Thread: Why .41 Magnum?
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Old February 17, 2013, 11:39 AM   #33
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Join Date: May 17, 2004
Location: NC Piedmont/Foothills
Posts: 638

The "Police" round consisted of a plain-base 210 grain LSWC loaded to an advertised 970 fps. Winchester and Remington loaded it. Chronographing a half-dozen different lots didn't bear out the advertised velocity claims, averaging about 900-920 through my Model 58...which the round was intended for...and pretty much the same in two 4-inch Model 57s. One lot of Remington in particular stood out, and was eliminated from the overall averages. 10-round average for that lot was around 850. Still not something I'd want to be in the way of, considering that brutal flat nose.

Felt recoil in the Model 58 with its small Magna stocks was comparable to 158-grain .357 Magnum fired in a 4-inch Model 13 with the Magna stocks, if a bit less sharp. Nothing exactly punishing, but it would get your attention.

For a handloader, a cast 210-215 grain bullet with 7.5 grains of Unique nearly duplicates the police load's advertised velocity, producing about 950 fps in my Model 58. Bumping up to an even 8 grains pushes it to over a thousand.

As for me, I very much like the .41 Magnum. I found that I didn't really have a need for a .44 Magnum, and no longer own one. I used a 4.62-inch Blackhawk and a 4-inch Model 57 for hog hunting. A 230-grain hard cast bullet, driven to 1250 fps would shoot through a big, mean pig lengthwise at the distances that I hunted, and usually anchored'em where they were hit. Given that, I can't see how a 250-280 grain .44 caliber bullet at a hundred fps faster could have done any better.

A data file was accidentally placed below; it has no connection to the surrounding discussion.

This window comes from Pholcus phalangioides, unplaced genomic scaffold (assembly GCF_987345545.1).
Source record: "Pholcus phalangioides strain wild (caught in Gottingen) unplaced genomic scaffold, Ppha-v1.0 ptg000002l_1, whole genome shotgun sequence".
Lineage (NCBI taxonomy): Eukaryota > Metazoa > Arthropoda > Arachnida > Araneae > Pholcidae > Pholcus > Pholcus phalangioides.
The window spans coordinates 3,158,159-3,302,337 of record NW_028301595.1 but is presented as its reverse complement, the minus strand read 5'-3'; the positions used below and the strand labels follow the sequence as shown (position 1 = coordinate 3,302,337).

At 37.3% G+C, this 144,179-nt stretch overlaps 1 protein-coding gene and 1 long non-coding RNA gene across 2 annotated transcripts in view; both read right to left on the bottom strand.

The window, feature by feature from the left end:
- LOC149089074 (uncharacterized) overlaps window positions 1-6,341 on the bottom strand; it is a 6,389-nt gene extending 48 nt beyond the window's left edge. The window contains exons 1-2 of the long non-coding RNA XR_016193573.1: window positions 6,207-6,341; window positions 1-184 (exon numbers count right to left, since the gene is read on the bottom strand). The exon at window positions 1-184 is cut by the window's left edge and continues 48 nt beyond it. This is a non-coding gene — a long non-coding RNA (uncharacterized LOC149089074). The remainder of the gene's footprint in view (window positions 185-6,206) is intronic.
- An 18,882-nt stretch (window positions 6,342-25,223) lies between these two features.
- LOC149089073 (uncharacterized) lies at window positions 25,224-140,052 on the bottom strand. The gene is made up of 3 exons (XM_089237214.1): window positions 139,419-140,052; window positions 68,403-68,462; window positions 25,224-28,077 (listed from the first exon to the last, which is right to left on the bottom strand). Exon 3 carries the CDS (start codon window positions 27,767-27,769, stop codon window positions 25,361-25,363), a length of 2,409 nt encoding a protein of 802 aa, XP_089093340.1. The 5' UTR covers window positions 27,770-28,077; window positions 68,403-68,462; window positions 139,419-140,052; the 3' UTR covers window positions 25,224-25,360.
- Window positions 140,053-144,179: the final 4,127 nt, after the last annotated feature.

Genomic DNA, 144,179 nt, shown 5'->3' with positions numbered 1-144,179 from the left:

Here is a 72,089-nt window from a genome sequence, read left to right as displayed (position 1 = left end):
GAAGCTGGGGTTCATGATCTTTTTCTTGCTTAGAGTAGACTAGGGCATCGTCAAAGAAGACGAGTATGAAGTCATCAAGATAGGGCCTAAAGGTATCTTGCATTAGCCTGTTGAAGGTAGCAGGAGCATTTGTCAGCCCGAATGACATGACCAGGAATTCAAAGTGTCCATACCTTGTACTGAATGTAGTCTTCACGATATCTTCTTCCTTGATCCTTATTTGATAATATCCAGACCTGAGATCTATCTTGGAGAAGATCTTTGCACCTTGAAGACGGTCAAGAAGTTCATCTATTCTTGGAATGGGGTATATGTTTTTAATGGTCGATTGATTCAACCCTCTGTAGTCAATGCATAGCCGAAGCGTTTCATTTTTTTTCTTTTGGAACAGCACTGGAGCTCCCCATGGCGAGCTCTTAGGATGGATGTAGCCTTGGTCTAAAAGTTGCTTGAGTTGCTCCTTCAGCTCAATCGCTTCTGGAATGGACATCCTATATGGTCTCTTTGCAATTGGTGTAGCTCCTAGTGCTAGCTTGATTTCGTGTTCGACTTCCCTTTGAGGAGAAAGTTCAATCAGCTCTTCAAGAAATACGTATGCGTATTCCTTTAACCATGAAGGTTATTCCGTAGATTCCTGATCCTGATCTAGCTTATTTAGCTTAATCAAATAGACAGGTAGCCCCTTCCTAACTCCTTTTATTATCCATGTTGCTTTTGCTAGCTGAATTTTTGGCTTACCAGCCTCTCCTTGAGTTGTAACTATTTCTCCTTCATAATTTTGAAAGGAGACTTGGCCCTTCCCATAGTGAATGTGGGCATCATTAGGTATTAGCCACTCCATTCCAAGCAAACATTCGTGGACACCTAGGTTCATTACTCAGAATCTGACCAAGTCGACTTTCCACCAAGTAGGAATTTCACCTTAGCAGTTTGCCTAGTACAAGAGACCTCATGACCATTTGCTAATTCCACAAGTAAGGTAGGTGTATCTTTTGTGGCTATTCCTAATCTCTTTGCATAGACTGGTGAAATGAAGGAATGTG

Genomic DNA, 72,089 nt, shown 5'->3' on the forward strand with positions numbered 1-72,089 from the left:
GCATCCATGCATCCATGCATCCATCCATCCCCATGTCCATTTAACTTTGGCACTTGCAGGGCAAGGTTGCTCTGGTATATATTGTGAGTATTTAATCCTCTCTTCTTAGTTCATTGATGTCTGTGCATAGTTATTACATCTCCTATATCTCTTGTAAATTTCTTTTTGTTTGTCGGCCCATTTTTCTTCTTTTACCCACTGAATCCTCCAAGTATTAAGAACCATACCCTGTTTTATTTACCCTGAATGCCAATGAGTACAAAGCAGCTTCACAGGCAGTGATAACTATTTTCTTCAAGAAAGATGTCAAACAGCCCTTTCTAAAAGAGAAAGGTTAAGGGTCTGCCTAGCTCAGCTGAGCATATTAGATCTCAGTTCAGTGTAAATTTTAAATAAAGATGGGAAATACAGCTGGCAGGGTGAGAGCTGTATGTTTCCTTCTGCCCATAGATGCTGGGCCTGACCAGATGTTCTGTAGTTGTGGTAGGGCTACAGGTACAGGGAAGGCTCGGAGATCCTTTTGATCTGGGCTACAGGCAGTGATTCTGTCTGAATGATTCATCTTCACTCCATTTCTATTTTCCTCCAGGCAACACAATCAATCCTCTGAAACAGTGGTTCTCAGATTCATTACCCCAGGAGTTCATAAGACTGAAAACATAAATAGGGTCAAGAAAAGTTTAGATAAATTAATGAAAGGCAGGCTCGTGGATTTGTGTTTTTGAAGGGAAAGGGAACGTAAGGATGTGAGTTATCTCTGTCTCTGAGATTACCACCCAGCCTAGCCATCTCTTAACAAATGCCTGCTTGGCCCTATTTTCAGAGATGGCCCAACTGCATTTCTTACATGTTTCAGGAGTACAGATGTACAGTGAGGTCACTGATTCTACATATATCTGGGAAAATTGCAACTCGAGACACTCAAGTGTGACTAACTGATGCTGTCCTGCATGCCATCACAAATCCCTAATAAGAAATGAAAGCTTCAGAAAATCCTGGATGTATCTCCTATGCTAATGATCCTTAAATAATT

For the IMO part...loaded with a's just a good-looking cartridge, proportionally. I consider it just about as close to a perfect revolver cartridge as one can get, balancing adequate power, recoil, range, and trajectory. Power-wise, it can be loaded up to within 5% of the .44 Magnum with standard bullet weights...210 and 240 respectively...and only cedes ground when the bullets get into heavyweight territory. If ever a cartridge and revolver were meant to be together, it's the .41 and the 4.62-inch Blackhawk. It just don't git no better than that.
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